History

Not much is known about the origins of Collegiate Shag. Various theories have been put forward from dance historians like Lance Benishek and Peter Loggins but both admit that it’s not really clear.

One theory is that it developed from a Vaudeville dance step called the Fleahop. I think it’s fair to say that at the end of the 1920’s, the craze for new dances was such that the origins of Collegiate Shag are buried in the origins of the Black Bottom, the Grizzly Bear, the Peabody, the Turkey Trot and other dances that were popular at the time. It’s likely each dance was created as a particular move within a dance by  groups of kids around the dancehalls; some of which took hold and became popular, and others were never heard of again. It’s well documented that the “collegiate” element of Collegiate Shag is from it’s popularity with College Kids of the era. However it’s worth noting that in Arthur Murrays’ famous 1937 film in which he teaches Shag, he never once uses the term “collegiate”. Collegiate seems to have come around a little later to differentiate it from other regional forms of Shag, such as St Louis or Carolina.

Arthur Murray found his Shag dancers on the East Coast of the USA .  You can see from the 4 couples doing the demonstration in the clip (demo starts at 3:14), that at this stage the dance hadn’t yet developed it’s quirky/goofy styling that is linked with it today. It was still a cool dance that really did cut a rug.

The East Coast style of shag had a much smoother, flatter feel to it than developed on the Western seaboard of the US. The Vitaphone short “Symphony in Swing”, recorded in 1939, featuring Artie Shaw, shows East Coast style to good effect.

As it became more popular, Hollywood on the West Coast, picked up on the fad and started to introduce the dance into it’s romantic comedies, which were great vehicles to include popular music. A more bouncy (knees up) style had been introduced to California in 1934 by a dancer called  Connie (Conrad) Wiedell, who can be seen dancing in the 1940 Venice beach clip below (no sound).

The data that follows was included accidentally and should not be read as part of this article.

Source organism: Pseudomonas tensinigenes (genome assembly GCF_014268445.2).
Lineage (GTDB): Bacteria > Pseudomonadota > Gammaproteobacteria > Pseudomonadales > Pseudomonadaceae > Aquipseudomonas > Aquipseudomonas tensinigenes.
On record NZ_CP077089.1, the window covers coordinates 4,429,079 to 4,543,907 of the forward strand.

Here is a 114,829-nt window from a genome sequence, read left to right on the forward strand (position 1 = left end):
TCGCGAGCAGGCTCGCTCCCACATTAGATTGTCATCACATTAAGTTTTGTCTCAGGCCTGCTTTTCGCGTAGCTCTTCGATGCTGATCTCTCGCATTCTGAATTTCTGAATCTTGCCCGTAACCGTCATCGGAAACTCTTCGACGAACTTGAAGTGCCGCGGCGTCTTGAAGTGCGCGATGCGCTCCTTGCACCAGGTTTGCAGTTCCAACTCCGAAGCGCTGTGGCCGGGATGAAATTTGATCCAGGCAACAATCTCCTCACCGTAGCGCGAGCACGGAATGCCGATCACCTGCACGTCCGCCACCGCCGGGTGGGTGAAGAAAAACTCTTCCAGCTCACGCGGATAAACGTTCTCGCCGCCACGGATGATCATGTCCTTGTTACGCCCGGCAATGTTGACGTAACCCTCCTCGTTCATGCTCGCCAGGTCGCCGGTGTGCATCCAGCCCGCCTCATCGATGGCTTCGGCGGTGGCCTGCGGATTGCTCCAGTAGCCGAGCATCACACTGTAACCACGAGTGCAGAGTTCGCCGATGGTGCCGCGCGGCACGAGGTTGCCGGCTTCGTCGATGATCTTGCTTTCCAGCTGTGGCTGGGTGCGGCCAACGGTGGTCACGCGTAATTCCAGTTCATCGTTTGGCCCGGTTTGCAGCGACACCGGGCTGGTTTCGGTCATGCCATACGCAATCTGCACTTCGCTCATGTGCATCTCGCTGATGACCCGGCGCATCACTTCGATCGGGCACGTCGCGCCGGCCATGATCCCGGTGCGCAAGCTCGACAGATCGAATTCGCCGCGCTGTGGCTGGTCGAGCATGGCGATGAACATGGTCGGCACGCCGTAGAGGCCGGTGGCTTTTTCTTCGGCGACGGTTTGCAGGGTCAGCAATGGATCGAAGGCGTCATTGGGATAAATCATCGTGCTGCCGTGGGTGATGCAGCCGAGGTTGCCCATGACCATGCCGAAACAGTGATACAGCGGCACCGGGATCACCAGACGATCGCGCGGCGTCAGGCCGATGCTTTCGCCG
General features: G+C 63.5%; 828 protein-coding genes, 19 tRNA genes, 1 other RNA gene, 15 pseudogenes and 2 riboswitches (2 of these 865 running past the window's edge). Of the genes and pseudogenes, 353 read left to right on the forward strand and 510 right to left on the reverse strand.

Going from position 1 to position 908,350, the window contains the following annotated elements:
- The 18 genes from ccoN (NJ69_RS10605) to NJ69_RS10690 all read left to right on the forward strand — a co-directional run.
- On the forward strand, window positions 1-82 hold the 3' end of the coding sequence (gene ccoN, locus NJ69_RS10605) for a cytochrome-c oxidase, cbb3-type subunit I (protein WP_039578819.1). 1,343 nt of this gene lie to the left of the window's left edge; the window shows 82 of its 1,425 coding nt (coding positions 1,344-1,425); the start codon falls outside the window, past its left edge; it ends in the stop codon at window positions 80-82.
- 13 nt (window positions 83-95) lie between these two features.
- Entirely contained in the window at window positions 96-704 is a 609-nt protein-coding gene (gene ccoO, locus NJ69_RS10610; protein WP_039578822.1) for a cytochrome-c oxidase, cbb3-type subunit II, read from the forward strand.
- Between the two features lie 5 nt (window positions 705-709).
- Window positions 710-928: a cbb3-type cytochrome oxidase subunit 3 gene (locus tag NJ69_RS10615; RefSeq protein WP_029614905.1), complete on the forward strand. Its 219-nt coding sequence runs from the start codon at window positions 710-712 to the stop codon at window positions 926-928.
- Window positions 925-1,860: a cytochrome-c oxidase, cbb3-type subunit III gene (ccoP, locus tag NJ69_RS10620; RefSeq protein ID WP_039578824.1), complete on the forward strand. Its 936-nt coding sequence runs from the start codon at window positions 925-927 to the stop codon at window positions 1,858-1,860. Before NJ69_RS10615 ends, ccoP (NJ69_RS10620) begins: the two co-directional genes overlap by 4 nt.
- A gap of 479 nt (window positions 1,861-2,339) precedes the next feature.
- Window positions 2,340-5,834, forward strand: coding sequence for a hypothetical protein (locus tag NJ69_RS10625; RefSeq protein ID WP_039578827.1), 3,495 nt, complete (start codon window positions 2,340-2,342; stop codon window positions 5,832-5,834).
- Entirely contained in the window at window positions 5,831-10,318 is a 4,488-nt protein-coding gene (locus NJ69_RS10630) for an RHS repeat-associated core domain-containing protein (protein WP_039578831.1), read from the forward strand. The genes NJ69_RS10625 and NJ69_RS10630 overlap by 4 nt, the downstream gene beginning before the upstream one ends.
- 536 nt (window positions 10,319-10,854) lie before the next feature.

A version of Connies’ style is what can be seen in the Hollywood film clips found on YouTube today. It’s worth mentioning at this point,  that Ray Hirsch, a Hollywood dancer from back  in the day, who can been seen in films such as “Blondie Meets The Boss” and “Mad Youth“, never called himself a Shag dancer let alone a Collegiate Shag dancer, he thought of himself as a Jitterbug! Ray can be seen here in this 1939 clip (in the dark jacket and stripey socks).

As Hollywood played its role in popularising (and recording) the dance, the style became more quirky and animated, until the crazy footwork appeared in cartoon form in the 1946 Walt Disney production of the Benny Goodman number “All The Cats Join In”

Compared to Lindy Hop there is very little in the way of a filmed history of Collegiate Shag. On the surface that is a real shame for those of us who like to study the history of the music and dance we love so much. However it also means that there is plenty of room for us to grow into; for us to create our own history and develop our dance  into uncharted territory.

Where do we go from here?  Read On!

Peter Logins  Blog “The Jassdancer” has an excellent and well sourced history of Collegiate Shag, and is recommended reading.

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